In the present study, 144 second-grade and 150 fourth-grade Chinese children were recruited. The influence of embodied cognition on Chinese character learning was investigated by examining the training effects of four conditions with different degrees of embodied cognition. The training conditions included 1) control (the whole character); 2) visual (children were presented with a video to show them how a given Chinese character is written); 3) air writing (children were asked to follow the video and write the Chinese character with their index finger in the air); 4) handwriting (i.e., real handwriting, children were asked to write the Chinese character with a pen on paper). The presenting time of these four conditions was equal, and children of group 2, 3, and 4 were presented with the same video. Participants were randomly arranged into four conditions by grade, after controlling their age, non-verbal intelligence, and performance of writing, working memory, Chinese character reading, and visual processing. Each child was asked to learn ten Chinese characters with extremely low frequency, after two minutes distractors, they were asked to read out these ten characters. The results showed that generally, fourth graders learned more characters than second graders, children in the air writing and handwriting group have learned more characters than ones in the control and visual group, but there was no significant difference between the air writing and handwriting group, as well as the control and visual group. For second graders, the training effects of the air writing and handwriting were significantly better than the control group, whereas they were not different with the visual group. For fourth graders, the training effects of air writing and handwriting were significantly better than the control group and visual group. However, there was no significant difference between air writing and handwriting group, neither among second graders nor fourth graders. These results helped us better understand the underlying mechanism of the association between writing and character reading in Chinese. Copyright © 2018 ICPEAL 17 - CLDC 9.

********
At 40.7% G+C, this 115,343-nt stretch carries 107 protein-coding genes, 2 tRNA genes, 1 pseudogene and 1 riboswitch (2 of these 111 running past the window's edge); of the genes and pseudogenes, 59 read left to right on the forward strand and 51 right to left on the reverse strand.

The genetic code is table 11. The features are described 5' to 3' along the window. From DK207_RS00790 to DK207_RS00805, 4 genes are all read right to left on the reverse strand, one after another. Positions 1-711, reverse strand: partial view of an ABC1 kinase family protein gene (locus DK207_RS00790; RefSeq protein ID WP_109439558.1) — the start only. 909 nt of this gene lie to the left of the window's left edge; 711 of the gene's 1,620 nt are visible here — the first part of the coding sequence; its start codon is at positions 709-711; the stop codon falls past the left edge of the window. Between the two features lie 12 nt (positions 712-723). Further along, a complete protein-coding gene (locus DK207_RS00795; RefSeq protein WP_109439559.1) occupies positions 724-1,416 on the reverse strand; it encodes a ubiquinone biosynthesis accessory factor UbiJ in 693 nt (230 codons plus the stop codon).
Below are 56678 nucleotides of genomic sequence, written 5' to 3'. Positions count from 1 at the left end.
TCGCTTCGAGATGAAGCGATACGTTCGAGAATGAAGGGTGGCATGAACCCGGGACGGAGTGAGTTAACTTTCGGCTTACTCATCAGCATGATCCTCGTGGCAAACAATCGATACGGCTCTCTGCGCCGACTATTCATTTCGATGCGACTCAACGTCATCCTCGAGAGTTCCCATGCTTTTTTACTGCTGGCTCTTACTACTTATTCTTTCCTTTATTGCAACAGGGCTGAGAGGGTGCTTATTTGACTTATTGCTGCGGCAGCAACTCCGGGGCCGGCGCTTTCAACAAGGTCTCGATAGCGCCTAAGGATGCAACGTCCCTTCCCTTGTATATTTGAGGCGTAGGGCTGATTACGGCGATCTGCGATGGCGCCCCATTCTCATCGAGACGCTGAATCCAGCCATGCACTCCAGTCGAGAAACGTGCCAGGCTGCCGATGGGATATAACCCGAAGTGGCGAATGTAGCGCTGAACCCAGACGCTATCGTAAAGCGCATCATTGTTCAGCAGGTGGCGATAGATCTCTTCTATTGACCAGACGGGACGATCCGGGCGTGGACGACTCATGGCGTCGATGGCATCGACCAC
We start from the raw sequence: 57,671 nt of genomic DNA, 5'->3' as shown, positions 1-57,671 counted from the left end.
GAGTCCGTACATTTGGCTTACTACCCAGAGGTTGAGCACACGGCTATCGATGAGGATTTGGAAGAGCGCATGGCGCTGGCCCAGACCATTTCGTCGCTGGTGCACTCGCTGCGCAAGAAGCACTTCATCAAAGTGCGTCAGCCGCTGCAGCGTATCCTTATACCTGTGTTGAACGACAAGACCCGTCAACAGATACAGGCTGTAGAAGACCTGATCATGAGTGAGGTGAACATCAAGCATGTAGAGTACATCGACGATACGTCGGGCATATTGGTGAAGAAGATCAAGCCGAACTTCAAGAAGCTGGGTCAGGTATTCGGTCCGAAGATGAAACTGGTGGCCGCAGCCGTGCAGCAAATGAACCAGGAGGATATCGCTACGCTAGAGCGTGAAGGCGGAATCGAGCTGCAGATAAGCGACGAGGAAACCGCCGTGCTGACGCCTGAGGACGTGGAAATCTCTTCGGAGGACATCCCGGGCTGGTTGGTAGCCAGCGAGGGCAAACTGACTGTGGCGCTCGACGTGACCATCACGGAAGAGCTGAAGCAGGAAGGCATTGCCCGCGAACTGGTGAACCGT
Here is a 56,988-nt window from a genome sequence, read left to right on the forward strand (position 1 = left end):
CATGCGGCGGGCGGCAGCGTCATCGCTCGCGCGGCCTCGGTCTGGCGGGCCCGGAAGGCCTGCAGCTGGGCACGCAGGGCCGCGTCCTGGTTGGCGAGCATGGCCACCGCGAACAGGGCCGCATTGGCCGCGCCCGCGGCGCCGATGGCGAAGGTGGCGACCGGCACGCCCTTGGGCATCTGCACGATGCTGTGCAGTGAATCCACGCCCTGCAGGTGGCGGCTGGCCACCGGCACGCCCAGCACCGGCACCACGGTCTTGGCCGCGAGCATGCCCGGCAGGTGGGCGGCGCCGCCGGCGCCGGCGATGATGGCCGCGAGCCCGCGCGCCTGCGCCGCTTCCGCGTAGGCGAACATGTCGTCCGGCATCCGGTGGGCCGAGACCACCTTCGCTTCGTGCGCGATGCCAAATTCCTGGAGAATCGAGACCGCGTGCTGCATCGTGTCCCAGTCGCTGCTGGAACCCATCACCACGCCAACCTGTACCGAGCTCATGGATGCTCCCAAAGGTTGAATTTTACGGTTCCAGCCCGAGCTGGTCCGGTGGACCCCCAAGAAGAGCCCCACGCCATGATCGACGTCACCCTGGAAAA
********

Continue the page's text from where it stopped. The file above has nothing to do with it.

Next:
|Publication status||Published - Oct 2018|